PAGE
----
“In the beginning of the contest with Britain, when we were sensible of danger, we had daily prayers in this room for Divine protection. Our prayers, Sir, were heard, and they were graciously answered… do we imagine we no longer need His assistance?” [Constitutional Convention, Thursday June 28, 1787]
In Benjamin Franklin’s 1749 plan of education for public schools in Pennsylvania, he insisted that schools teach “the excellency of the Christian religion above all others, ancient or modern.”
In 1787 when Franklin helped found Benjamin Franklin University, it was dedicated as “a nursery of religion and learning, built on Christ, the Cornerstone.”
Hamilton began work with the Rev. James Bayard to form the Christian Constitutional Society to help spread over the world the two things which Hamilton said made America great:
(2) a Constitution formed under Christianity.
“The Christian Constitutional Society, its object is first: The support of the Christian religion. Second: The support of the United States.”
On July 12, 1804 at his death, Hamilton said, “I have a tender reliance on the mercy of the Almighty, through the merits of the Lord Jesus Christ. I am a sinner. I look to Him for mercy; pray for me.”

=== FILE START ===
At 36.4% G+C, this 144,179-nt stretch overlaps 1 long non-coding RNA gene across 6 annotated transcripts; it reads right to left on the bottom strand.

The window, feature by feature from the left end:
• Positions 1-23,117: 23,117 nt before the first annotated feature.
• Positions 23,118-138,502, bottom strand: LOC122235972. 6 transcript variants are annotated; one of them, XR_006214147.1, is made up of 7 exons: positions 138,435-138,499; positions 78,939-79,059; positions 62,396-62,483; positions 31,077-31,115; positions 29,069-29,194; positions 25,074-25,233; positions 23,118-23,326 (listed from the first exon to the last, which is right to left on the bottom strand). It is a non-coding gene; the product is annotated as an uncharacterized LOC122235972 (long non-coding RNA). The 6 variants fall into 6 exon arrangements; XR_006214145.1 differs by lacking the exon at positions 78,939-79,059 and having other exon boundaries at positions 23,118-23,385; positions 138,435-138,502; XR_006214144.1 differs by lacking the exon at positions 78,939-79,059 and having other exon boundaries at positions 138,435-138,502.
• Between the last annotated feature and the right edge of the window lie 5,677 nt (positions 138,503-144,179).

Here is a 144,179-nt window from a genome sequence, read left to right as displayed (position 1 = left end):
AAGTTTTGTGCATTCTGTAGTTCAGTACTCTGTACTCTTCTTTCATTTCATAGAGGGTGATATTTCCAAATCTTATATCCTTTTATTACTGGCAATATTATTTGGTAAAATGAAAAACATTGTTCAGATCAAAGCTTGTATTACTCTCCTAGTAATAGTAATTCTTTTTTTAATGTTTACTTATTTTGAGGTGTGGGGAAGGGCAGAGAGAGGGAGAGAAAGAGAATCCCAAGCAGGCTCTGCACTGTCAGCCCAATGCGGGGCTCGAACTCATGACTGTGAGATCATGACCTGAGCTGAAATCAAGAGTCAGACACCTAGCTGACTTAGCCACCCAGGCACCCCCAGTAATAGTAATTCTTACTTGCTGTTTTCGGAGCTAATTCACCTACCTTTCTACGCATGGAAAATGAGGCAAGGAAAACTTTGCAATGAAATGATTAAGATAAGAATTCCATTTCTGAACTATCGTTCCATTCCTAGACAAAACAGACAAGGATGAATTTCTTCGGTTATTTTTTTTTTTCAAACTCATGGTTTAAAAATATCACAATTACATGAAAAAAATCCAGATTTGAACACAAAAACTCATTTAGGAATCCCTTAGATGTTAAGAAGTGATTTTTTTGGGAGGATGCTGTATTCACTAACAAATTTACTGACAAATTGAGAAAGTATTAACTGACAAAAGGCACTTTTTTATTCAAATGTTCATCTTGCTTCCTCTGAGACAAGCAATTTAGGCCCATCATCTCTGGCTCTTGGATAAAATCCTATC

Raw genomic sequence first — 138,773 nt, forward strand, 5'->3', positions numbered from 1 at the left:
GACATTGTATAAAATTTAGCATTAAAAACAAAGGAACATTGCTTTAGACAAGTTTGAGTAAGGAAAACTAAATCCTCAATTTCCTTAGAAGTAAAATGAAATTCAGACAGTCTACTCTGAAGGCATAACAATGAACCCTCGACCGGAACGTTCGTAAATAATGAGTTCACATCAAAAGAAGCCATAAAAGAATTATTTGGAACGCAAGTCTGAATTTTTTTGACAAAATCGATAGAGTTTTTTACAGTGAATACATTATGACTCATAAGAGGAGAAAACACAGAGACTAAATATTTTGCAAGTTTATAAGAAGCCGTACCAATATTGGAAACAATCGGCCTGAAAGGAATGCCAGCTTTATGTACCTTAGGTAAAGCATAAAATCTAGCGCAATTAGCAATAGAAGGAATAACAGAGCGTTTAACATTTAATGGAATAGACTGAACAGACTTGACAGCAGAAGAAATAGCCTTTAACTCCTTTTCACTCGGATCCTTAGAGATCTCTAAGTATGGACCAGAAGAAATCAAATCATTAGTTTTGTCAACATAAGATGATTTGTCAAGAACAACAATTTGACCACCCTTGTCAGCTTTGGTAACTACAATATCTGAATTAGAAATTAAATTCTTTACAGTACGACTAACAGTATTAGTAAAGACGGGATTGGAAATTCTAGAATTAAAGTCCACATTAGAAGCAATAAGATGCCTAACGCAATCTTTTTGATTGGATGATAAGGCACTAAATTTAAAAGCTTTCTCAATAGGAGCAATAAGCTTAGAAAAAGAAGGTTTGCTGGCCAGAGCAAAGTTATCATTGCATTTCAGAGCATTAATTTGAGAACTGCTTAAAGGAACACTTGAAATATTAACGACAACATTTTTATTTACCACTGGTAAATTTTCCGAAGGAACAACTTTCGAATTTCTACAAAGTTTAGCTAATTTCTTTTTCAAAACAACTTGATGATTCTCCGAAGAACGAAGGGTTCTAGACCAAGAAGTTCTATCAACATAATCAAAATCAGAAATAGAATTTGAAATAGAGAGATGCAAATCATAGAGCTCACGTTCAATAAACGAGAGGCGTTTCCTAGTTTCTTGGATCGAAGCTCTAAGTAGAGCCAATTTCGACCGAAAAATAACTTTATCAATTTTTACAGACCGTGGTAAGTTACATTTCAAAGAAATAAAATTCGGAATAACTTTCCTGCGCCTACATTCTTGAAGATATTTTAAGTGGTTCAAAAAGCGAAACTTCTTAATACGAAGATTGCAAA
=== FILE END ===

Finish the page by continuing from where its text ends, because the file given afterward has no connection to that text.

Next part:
“For my own part, I sincerely esteem it [the Constitution] a system which without the finger of God, never could have been suggested and agreed upon by such a diversity of interests.” [1787 after the Constitutional Convention]
“I have carefully examined the evidences of the Christian religion, and if I was sitting as a juror upon its authenticity I would unhesitatingly give my verdict in its favor. I can prove its truth as clearly as any proposition ever submitted to the mind of man”
John Hancock – Framer, 1st Declaration Signer
We Recognize No Sovereign but God, and no King but Jesus! [April 18, 1775]